Alpha macroglobulins are large glycoproteins which are present in the body fluids of both invertebrates and vertebrates.

Alpha-2 macroglobulin (α2M), a key member of alpha macroglobulin superfamily, is a high-molecular weight homotetrameric glycoprotein. α2M has many diversified and complex functions, but it is primarily known by its ability to inhibit a broad spectrum of proteases without the direct blockage of the protease active site. α2M is also known to be involved in the regulation, transport, and a host of other functions. For example, apart from inhibiting proteinases, it regulates binding of transferrin to its surface receptor, binds defensin and myelin basic protein, etc., binds several important cytokines, including basic fibroblast growth factor (bFGF), platelet-derived growth factor (PDGF), nerve growth factor (NGF), interleukin-1b (IL-1b), and interleukin-6 (IL-6), and modify their biological activity. α2M also binds a number of hormones and regulates their activity. α2M is said to protect the body against various infections, and hence, can be used as a biomarker for the diagnosis and prognosis of a number of diseases. However, this multipurpose antiproteinse is not ‘‘fail safe’’ and could be damaged by reactive species generated endogenously or exogenously, leading to various pathophysiological conditions.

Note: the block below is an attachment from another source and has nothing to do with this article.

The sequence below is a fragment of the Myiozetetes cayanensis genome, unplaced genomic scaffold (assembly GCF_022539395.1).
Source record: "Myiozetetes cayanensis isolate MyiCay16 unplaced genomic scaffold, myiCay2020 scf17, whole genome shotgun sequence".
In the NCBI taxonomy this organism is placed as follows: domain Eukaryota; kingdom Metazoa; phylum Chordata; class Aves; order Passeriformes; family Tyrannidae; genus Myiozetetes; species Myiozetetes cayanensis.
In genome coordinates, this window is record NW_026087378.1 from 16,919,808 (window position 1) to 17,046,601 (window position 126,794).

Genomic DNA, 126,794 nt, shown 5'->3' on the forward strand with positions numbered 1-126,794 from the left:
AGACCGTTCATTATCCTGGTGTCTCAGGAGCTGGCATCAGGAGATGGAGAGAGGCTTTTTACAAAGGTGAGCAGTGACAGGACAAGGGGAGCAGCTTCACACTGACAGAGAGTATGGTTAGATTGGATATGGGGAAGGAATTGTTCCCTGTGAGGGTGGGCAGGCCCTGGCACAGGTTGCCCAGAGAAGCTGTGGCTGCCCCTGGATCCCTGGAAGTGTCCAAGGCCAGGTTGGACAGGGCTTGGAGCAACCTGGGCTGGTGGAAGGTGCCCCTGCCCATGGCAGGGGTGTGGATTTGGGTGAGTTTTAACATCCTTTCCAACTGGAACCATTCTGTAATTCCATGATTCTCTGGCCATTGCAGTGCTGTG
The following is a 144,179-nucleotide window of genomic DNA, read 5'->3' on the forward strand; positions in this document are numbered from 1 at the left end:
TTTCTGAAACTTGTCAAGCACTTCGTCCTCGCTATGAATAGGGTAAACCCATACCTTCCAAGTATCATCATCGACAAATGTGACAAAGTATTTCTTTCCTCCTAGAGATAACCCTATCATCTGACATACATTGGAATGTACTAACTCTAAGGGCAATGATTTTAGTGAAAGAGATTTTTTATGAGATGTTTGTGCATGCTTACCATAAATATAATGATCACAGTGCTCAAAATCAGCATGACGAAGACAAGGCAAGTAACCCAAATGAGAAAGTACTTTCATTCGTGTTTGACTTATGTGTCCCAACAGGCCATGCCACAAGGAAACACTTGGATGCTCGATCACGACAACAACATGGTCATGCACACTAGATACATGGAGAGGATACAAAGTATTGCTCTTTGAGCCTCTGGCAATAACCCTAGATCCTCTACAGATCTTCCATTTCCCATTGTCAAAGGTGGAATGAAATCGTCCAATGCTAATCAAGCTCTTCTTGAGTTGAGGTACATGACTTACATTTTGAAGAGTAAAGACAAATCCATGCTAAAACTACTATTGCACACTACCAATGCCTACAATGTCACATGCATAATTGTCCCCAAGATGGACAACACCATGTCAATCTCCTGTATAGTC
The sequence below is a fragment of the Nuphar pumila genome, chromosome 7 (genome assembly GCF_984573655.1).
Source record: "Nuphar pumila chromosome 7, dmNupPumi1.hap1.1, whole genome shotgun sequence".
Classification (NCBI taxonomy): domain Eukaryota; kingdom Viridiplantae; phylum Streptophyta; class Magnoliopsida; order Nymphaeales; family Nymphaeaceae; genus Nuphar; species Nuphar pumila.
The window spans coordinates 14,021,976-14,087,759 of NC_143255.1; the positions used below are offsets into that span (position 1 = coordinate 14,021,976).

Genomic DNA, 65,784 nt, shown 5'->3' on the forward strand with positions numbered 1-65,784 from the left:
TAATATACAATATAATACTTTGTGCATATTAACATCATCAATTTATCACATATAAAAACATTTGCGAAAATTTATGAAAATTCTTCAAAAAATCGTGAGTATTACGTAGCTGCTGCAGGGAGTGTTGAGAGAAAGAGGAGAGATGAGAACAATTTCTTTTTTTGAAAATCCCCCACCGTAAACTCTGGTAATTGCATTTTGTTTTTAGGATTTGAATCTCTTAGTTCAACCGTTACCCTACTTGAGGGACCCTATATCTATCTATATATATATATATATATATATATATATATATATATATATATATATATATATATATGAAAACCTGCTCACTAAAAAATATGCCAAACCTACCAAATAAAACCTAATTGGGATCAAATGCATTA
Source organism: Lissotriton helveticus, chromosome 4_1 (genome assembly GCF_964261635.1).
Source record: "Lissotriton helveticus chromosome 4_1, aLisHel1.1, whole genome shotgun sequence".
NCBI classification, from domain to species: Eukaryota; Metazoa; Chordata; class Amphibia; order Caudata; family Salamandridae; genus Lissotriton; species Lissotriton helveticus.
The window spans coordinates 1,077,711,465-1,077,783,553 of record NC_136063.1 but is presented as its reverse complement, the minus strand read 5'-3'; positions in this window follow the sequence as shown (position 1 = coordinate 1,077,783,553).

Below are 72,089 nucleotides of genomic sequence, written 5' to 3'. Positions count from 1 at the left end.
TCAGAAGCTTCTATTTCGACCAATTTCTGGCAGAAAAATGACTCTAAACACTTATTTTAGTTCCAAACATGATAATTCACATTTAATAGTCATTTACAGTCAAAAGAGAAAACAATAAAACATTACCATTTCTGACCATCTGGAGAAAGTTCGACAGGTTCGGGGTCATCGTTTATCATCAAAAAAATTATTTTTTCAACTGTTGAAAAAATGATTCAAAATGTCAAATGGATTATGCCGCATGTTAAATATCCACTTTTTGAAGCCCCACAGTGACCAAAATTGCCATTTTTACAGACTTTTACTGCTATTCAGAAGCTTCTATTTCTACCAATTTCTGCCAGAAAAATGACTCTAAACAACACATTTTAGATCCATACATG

J. Cell. Physiol. 228: 1665–1675, 2013. 2012 Wiley Periodicals, Inc.

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